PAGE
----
Do It Yourself Bathroom Grout

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Why pay a plumber or contractor to grout your bathroom when you can do it yourself? Get the basics on grouting your own bathroom with help from a professional contractor in this free video.

Part of the Video Series: Grouting Help
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Video Transcript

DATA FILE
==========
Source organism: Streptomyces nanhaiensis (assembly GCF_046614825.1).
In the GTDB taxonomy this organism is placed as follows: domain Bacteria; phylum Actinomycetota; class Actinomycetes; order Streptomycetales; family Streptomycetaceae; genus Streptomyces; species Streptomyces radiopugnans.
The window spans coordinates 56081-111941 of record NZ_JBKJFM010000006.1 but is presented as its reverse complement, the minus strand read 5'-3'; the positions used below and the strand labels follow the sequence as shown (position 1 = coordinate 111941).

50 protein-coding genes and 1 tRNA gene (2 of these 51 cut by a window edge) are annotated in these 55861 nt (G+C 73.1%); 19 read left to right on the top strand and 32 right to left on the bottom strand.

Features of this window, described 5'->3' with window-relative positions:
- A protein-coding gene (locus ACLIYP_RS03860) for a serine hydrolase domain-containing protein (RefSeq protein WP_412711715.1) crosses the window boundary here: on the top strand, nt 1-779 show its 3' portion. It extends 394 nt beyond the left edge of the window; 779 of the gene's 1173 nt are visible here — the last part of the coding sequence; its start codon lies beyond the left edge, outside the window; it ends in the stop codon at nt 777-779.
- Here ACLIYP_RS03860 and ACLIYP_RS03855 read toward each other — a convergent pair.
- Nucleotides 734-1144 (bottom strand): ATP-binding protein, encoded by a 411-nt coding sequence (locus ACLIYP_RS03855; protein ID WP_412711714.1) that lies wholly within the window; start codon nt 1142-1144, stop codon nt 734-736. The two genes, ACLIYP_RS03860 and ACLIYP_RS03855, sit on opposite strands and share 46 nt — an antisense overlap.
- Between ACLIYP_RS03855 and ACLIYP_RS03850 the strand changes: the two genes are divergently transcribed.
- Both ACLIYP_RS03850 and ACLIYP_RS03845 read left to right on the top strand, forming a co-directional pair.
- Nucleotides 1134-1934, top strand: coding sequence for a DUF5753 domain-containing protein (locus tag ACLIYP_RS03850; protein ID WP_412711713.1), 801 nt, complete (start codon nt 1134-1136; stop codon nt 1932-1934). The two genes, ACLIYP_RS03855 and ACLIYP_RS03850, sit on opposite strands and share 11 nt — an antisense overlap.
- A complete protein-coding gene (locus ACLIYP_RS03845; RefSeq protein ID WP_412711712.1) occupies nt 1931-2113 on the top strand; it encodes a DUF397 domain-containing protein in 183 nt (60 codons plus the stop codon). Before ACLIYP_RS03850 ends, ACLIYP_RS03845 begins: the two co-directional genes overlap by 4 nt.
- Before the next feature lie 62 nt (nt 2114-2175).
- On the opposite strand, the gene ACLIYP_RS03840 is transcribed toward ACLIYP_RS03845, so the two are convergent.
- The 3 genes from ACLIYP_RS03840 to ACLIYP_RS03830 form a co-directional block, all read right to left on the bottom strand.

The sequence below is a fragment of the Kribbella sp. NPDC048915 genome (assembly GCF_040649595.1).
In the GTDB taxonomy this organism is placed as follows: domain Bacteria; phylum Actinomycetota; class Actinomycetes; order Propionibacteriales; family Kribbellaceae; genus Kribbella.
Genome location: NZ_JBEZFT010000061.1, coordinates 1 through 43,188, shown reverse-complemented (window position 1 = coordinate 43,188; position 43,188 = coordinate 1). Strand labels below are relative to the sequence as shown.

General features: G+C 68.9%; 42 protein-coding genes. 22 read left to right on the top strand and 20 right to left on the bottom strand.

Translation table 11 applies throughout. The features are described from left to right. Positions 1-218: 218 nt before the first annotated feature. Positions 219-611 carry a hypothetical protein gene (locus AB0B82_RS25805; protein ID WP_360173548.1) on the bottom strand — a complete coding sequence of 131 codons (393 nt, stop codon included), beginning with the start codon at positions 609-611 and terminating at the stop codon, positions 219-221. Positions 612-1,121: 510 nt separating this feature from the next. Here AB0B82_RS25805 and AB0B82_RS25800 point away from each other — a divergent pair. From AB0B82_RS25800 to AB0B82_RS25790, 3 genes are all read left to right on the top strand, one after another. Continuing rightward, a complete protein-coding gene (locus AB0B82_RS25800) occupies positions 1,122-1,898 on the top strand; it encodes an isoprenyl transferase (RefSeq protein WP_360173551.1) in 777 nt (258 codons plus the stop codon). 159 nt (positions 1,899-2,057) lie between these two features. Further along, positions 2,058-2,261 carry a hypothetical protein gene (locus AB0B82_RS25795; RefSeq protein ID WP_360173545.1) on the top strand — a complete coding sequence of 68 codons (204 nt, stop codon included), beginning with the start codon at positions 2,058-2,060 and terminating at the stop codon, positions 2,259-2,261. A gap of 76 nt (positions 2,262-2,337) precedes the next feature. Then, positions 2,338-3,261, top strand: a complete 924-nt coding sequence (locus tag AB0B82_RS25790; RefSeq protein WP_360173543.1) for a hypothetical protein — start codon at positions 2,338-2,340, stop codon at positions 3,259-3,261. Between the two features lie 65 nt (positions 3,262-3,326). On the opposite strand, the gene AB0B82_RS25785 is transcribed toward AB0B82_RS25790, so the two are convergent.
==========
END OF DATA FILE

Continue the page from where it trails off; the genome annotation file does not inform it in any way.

Hi, my name is Chris Wade, and I'm a contractor from the city of Los Angeles. Today I'm going to show you how to grout your bathroom. We're standing in our shower and basically, whether it's new construction or regrouting, where you're going to remove all the grout, grouting a shower wall, shower floor, counter top, is basically the same. As far as removing goes, we've got special tools you can get at your local home improvement center in order to do that. These ones will remove it all, you know, it's just. That's removing. Or you could use a very small, pointy, sharp file, which would get in there and get it all out as well, or you could even use a dremel if you feel the need to do all of it. Or if this was a brand new shower, where all these joints would be wide open, grouting is the same application when it comes time to grouting. Basically what you want to do is you want to get your grout float and you just want to scoop it up and you're just going to put it in between the joints. This thing basically just presses inside your grout joints and just gets in there. You know, you don't want to mix up more than you're going to use. But you just want to spread it all over. Do not worry about getting it on the tiles because that will be the clean up process. And you just want to get it in there, set your pan down, and just let it get in there. Got to get it in pretty hard so it gets pushed all the way back down to the thin. Focusing on obviously just the joints only. Just press it down. If you have to finger it in there, finger it in there. Smear it all over. Get it all over the joints. Because you can see, I've hit this whole area, I'm satisfied that all the joints are filled, then I'm going to take my sponge with the clean water, and you just want to keep wiping. Getting all the excess out. This takes several times. Just keep wiping it down till all that grout is off the tile. And after you get it all off, after you have appeared to gotten it all off, after it dries, you are going to come back and find a white film that is basically just dried grout. As you can see it does take several times to get all that off there. Making sure you keep an eye on your grout lines. And if you see any areas where it looks like the grout has lifted, you can just dip your finger in your grout pan and just kind of finger it in as necessary. Kind of like that. Here I'll show you. Pretty much nothing to it. After I got it all wiped down, like I said earlier, you're going to come back in a few hours and you're going to see that white film that's on there and the procedure for taking that off is basically the same thing. It's just a good, clean sponge and your water, clean water, and you just want to wipe down all the haze until it's gone. It's going to take several times before it all comes off. Let's not get too frustrated because you think you got it and come back and it's still there. After you've cleaned the haze off, the grout is dried for at least 24 hours. If you don't want to get a can of grout sealer. And you're going to want to basically just squirt it. I'm going to show you, but even though we're not dry yet, but I'm going to show you for video purposes. It's got this little bristle brush on it and you just want to squirt it in there. Start low and work your way up high. That way it just kind of runs down. Come across. And you're going to want to let that set for about three or four minutes and that you can wipe off with just a damp rag. That's about a regrouting process or grouting process and have fun.

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